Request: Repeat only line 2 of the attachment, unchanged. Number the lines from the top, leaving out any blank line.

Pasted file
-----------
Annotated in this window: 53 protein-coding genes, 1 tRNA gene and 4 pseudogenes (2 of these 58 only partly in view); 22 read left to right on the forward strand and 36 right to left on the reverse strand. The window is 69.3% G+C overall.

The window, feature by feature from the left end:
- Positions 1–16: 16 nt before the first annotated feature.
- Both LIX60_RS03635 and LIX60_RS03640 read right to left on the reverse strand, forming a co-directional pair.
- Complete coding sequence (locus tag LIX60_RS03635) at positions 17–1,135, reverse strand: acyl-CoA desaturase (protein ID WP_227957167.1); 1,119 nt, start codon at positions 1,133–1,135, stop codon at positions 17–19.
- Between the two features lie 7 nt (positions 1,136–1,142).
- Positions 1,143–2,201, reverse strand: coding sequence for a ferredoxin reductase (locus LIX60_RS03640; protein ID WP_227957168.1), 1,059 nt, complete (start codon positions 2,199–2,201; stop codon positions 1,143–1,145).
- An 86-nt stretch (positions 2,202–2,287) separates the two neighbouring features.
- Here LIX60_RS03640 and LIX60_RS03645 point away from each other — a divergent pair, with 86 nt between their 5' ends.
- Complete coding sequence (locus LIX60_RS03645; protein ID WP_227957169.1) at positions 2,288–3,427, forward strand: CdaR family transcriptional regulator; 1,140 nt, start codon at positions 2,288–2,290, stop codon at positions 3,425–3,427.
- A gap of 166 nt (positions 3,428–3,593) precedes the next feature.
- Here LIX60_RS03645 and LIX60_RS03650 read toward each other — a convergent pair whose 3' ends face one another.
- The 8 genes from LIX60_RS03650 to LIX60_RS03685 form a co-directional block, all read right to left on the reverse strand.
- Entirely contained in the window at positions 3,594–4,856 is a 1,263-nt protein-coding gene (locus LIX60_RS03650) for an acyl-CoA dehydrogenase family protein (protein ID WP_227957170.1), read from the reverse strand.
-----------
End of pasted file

The window, feature by feature from the left end: